When AM&C and H-ARQ signaling is applied to transport channels, control channel TTIs can either be aligned with the current AM&C and H-ARQ physical channel signaling and physical channel allocations, or existing dedicated channels as shown in FIG. 8. Dedicated channel TTIs exist over longer periods than AM&C and H-ARQ channel allocation and signaling periods.

Referring to FIG. 9, if AM&C and H-ARQ signaling is applied to transport channels with TTIs that exist over periods longer than AM&C and H-ARQ signaling and channel allocation periods, then AM&C and H-ARQ transport channel signaling messages will encompass information related to several AM&C and H-ARQ channel allocations.

Each of the aforementioned transport channels has variable information fields from TTI to TTI. The fields incorporate a dynamic payload parameter, whereby a number of parameters of a variable payload may be increased (added) or decreased (removed) as needed. For example, using the TTIs, the amount of information that is signaled may be increased or decreased. This capability is useful in compensating for differences in different system program releases (e.g., RAN V, VI, VII) whereby one can change what is signaled by incorporating new features. Additionally, one may want to change the signaling used in particular cells of the system or for particular users.

In another example, for new allocations, it may be desired to use new fields that do not exist all of the time. Transport channels allow TTI fields to be varied to dynamically allocate new fields or vary the size of existing fields, which change what is signaled at any one time. One unique aspect of the transport channel is the TTI alignment. Present transport channels use a coded composite transport channel and each transport channel has a certain TTI. The present invention provides a transport channel that conveys this control information whereby TTIs are aligned with the AM&C and H-ARQ transmissions.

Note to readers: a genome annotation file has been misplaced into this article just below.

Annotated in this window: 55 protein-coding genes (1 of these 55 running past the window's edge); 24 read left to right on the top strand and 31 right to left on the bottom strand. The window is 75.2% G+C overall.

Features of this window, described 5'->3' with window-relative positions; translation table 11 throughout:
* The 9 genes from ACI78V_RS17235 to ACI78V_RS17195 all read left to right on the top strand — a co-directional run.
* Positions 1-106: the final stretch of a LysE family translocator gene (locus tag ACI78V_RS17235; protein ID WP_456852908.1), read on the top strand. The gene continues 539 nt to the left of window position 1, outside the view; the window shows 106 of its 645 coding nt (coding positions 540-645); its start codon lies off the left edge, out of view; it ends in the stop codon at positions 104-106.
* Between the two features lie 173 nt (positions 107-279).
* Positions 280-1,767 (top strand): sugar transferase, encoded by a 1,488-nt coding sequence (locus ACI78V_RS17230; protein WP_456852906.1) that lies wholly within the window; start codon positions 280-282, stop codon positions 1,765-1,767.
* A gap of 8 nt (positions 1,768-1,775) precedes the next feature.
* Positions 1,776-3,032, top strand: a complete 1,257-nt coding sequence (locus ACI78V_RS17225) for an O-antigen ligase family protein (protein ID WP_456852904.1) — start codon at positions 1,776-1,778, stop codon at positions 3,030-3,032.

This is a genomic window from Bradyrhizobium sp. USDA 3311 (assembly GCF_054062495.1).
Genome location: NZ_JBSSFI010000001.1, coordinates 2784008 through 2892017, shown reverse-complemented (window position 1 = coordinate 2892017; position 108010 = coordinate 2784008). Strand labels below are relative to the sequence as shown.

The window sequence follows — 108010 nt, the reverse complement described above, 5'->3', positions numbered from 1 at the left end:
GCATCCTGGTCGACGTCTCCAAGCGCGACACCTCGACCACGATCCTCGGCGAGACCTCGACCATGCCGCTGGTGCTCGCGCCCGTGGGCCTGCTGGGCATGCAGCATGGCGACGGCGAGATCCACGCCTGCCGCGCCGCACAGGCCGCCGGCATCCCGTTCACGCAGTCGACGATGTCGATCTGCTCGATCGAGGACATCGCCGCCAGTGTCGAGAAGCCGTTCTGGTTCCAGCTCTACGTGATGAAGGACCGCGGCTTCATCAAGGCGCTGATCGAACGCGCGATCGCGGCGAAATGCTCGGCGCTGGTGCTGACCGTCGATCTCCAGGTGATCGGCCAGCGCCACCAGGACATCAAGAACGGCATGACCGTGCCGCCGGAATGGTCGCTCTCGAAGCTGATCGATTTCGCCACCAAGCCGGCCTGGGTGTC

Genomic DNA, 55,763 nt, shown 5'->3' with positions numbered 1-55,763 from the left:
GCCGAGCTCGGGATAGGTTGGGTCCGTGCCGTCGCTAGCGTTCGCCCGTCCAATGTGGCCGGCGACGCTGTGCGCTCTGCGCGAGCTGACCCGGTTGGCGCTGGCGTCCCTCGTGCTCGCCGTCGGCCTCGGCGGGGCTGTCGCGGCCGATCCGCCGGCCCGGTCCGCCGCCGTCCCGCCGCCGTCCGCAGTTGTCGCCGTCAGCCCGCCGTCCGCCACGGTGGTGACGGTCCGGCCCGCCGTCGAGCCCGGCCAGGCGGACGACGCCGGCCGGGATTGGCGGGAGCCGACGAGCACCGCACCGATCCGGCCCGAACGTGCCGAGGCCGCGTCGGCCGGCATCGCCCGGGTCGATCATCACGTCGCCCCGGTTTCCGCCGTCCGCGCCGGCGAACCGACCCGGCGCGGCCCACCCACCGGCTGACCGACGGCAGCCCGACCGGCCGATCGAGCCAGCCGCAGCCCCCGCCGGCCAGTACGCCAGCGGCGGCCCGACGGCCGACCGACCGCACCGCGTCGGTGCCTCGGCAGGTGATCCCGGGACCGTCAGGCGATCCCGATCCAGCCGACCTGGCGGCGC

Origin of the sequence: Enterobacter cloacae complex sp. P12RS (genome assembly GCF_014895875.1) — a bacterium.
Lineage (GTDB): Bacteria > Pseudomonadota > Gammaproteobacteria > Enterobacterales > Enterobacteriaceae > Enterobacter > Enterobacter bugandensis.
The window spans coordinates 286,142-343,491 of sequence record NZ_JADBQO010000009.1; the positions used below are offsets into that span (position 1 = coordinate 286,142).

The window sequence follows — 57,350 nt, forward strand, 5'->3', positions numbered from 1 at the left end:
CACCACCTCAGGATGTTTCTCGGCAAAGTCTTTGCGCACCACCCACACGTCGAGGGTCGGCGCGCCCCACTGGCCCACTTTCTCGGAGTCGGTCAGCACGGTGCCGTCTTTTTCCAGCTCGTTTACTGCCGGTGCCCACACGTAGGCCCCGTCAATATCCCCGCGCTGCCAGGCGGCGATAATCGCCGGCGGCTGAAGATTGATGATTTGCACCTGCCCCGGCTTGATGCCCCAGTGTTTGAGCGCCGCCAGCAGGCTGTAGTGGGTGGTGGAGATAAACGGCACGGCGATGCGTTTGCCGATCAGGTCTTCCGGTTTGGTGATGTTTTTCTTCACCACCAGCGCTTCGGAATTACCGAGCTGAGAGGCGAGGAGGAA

FIG. 10 shows a UMTS 1000 operating in accordance with an alternate embodiment of the present invention. The UMTS 1000 includes a WTRU 1005, a Node B 1010 and an RNC 1015, where the AM&C and H-ARQ signaling utilizes dedicated coded composite transport channels. Utilizing these dedicated channels for AM&C and H-ARQ signaling, minimizes the number of simultaneous channels that need to be supported.

The WTRU 1005 includes a MAC-hs entity 1040 and a physical entity 1053. The Node B 1010 also includes a MAC-hs entity 1045 and a physical entity 1043. Although prior art dedicated transport channels are terminated at the RNC, the transport channel in accordance with the present invention is terminated at the Node B 1010. At least one dedicated transport channel 1020 is currently terminated between MAC-d entities 1025, 1030 in the WTRU 1005 and the RNC 1015, respectively. Since AM&C and H-ARQ signaling over the transport channel 1035 exists between the WTRU 1005 and Node B 1010, where the AM&C and H-ARQ signaling transport channel 1035 is terminated between MAC-hs entities 1040, 1045, the present invention separates processing of the new AM&C and H-ARQ signaling transport channel 1035 in Node B 1010. A CCTrCH 1050 is formed by the combination of the at least one dedicated transport channel 1020 and the AM&C and H-ARQ signaling transport channel 1035.